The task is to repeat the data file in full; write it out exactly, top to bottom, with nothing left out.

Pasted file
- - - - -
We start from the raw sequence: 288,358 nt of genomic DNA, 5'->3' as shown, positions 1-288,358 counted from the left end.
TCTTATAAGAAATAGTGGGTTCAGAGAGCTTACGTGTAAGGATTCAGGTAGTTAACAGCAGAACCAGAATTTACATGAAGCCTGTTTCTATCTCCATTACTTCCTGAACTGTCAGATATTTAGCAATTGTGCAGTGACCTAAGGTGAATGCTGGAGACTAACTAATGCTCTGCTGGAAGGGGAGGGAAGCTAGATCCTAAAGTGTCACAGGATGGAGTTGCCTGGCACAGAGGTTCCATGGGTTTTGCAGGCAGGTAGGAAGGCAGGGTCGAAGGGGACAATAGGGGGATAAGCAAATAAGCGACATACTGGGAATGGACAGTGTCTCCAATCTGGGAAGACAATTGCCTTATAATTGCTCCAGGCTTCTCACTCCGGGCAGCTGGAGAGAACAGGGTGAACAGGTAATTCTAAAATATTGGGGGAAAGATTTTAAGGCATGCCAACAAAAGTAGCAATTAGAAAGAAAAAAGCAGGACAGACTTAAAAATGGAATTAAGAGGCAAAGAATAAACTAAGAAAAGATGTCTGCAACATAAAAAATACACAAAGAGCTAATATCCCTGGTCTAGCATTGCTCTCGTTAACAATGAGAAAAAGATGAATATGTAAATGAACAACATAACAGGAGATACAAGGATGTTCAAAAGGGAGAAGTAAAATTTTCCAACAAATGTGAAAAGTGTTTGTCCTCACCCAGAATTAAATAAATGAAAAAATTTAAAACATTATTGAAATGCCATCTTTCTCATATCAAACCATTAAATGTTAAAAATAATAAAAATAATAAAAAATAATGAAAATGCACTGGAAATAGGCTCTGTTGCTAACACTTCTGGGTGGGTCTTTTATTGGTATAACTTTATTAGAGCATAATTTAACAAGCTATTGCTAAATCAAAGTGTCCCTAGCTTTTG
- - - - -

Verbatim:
We start from the raw sequence: 288,358 nt of genomic DNA, 5'->3' as shown, positions 1-288,358 counted from the left end.
TCTTATAAGAAATAGTGGGTTCAGAGAGCTTACGTGTAAGGATTCAGGTAGTTAACAGCAGAACCAGAATTTACATGAAGCCTGTTTCTATCTCCATTACTTCCTGAACTGTCAGATATTTAGCAATTGTGCAGTGACCTAAGGTGAATGCTGGAGACTAACTAATGCTCTGCTGGAAGGGGAGGGAAGCTAGATCCTAAAGTGTCACAGGATGGAGTTGCCTGGCACAGAGGTTCCATGGGTTTTGCAGGCAGGTAGGAAGGCAGGGTCGAAGGGGACAATAGGGGGATAAGCAAATAAGCGACATACTGGGAATGGACAGTGTCTCCAATCTGGGAAGACAATTGCCTTATAATTGCTCCAGGCTTCTCACTCCGGGCAGCTGGAGAGAACAGGGTGAACAGGTAATTCTAAAATATTGGGGGAAAGATTTTAAGGCATGCCAACAAAAGTAGCAATTAGAAAGAAAAAAGCAGGACAGACTTAAAAATGGAATTAAGAGGCAAAGAATAAACTAAGAAAAGATGTCTGCAACATAAAAAATACACAAAGAGCTAATATCCCTGGTCTAGCATTGCTCTCGTTAACAATGAGAAAAAGATGAATATGTAAATGAACAACATAACAGGAGATACAAGGATGTTCAAAAGGGAGAAGTAAAATTTTCCAACAAATGTGAAAAGTGTTTGTCCTCACCCAGAATTAAATAAATGAAAAAATTTAAAACATTATTGAAATGCCATCTTTCTCATATCAAACCATTAAATGTTAAAAATAATAAAAATAATAAAAAATAATGAAAATGCACTGGAAATAGGCTCTGTTGCTAACACTTCTGGGTGGGTCTTTTATTGGTATAACTTTATTAGAGCATAATTTAACAAGCTATTGCTAAATCAAAGTGTCCCTAGCTTTTG